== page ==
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Diseases

Genetic and Rare Diseases Information Center (GARD)

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Common variable immunodeficiency


Other Names for this Disease

  • Combined variable immune deficiency
  • Common variable hypogamma-globulinemia
  • Common variable immune deficiency
  • CVID
  • Hypogamma-globulinemia, acquired
See Disclaimer regarding information on this site. Some links on this page may take you to organizations outside of the National Institutes of Health.

Overview

What is common variable immunodeficiency (CVID)?

What causes common variable immunodeficiency (CVID)?

How might common variable immunodeficiency be treated? 

What is common variable immunodeficiency (CVID)?

Common variable immunodeficiency (CVID) is a group of disorders in which the immune system cannot make antibodies in response to foreign substances that cause infection. The main feature that separates CVID from other immunodeficiencies is low levels of two specific antibodies, immunoglobulin A (IgA) and immunoglobulin G (IgG). People with CVID get more frequent infections, particularly in the sinuses, lungs, and digestive tract.[1][2] Symptoms most commonly begin in early adulthood, but have been found in children as young as age two. While in most cases the cause of CVID is unknown, the condition has been associated with mutations in at least 10 genes.[3] About 10% of affected people have mutations in the TNFRSF13B gene.[3] The main treatment for CVID is Ig replacement therapy, which stops the cycle of recurrent infections.[4]
Last updated: 9/15/2014

What causes common variable immunodeficiency (CVID)?

Common variable immunodeficiency (CVID) is thought to result from a combination of genetic and environmental factors, including mutations in genes that are important for the development and function of immune system cells called B cells. B cells help protect the body against infection. Mature B cells produce proteins called antibodies (also known as immunoglobulins), which attach to foreign particles and mark them for destruction. Mutations in the genes associated with CVID result in abnormal B cells that do not make enough antibodies. This shortage of antibodies makes it difficult to fight off infections, causing the signs and symptoms of CVID.[3]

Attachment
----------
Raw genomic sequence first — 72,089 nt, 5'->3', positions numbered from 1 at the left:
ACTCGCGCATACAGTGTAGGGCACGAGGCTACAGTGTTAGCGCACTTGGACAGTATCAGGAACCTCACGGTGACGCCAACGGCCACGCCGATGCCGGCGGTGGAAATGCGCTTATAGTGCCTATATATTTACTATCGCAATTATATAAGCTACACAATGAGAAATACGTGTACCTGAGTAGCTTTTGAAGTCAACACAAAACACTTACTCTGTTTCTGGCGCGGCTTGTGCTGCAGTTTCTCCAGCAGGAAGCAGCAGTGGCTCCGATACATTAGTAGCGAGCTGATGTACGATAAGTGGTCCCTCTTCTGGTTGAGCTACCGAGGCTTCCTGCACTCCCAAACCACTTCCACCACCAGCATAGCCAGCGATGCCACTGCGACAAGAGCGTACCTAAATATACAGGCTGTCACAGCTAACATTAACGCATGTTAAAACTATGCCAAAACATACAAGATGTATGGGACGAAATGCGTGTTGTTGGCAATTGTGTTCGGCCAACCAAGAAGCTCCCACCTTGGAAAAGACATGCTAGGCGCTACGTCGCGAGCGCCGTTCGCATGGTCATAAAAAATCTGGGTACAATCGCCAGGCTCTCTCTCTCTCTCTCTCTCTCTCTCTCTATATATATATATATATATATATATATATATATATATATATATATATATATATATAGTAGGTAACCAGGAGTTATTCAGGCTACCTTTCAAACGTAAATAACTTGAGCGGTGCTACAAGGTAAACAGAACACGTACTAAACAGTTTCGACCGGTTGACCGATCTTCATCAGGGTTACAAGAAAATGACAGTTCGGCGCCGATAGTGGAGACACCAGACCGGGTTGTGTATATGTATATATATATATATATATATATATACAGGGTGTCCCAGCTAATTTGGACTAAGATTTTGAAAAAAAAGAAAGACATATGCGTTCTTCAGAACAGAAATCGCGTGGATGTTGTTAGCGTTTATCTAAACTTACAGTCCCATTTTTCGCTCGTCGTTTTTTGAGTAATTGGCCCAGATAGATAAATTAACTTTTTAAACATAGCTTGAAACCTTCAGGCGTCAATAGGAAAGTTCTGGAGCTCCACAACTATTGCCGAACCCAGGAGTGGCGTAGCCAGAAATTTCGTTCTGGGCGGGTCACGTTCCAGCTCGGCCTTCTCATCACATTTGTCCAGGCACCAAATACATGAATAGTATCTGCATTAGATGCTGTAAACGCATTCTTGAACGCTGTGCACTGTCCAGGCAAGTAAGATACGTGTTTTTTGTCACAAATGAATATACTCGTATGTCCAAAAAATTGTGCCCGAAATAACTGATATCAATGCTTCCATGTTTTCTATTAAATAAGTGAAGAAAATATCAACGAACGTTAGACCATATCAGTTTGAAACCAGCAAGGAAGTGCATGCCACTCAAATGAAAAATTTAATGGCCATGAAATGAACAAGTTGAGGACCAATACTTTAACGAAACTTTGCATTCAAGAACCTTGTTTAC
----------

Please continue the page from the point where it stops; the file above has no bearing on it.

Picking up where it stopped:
In most cases of CVID, the exact underlying cause is unknown. However, mutations in at least 10 genes have been associated with CVID with about 10% of affected people having mutations in the TNFRSF13B gene. The condition is usually sporadic (occurring in people with no history of CVID in the family), but some cases are inherited in an autosomal dominant or autosomal recessive manner. Not all people who inherit a mutation associated with CVID develop the disease; this is why additional genetic or environmental factors are probably needed for the disorder to occur.[3]
Last updated: 9/15/2014

How might common variable immunodeficiency be treated? 

The mainstay of treatment for common variable immunodeficiency (CVID) is Ig replacement therapy, which stops the cycle of recurrent infections.[4] Affected people need to regularly receive this therapy to support their immune system.[5]

Detailed information about the management of CVID can be viewed on Medscape Reference's Web site.
Last updated: 9/15/2014

References
  1. Primary Immunodeficiency. National Institute of Child Health and Human Development (NICHD) . April 7, 2008; http://www.nichd.nih.gov/publications/pubs/primary_immuno.cfm#WhatisPrimaryImmunodeficiency. Accessed 10/12/2010.
  2. Schwartz RA, Modak RM, Modak P. Common Variable Immunodeficiency. eMedicine. March 16, 2010; http://emedicine.medscape.com/article/1051103-overview. Accessed 10/12/2010.
  3. Common variable immune deficiency. Genetics Home Reference. July, 2014; http://ghr.nlm.nih.gov/condition/common-variable-immune-deficiency. Accessed 9/15/2014.
  4. Robert A Schwartz. Common Variable immunodeficiency. Medscape Reference. May 27, 2014; http://emedicine.medscape.com/article/1051103-overview. Accessed 9/15/2014.
  5. Frequently Asked Questions. Primary Immunodeficiency Resource Center. http://www.info4pi.org/aboutPI/index.cfm?Section=aboutPI&content=faq&CFID=35047926&CFTOKEN=43348784#499. Accessed 10/12/2010.


Other Names for this Disease
  • Combined variable immune deficiency
  • Common variable hypogamma-globulinemia
  • Common variable immune deficiency
  • CVID
  • Hypogamma-globulinemia, acquired
See Disclaimer regarding information on this site. Some links on this page may take you to organizations outside of the National Institutes of Health.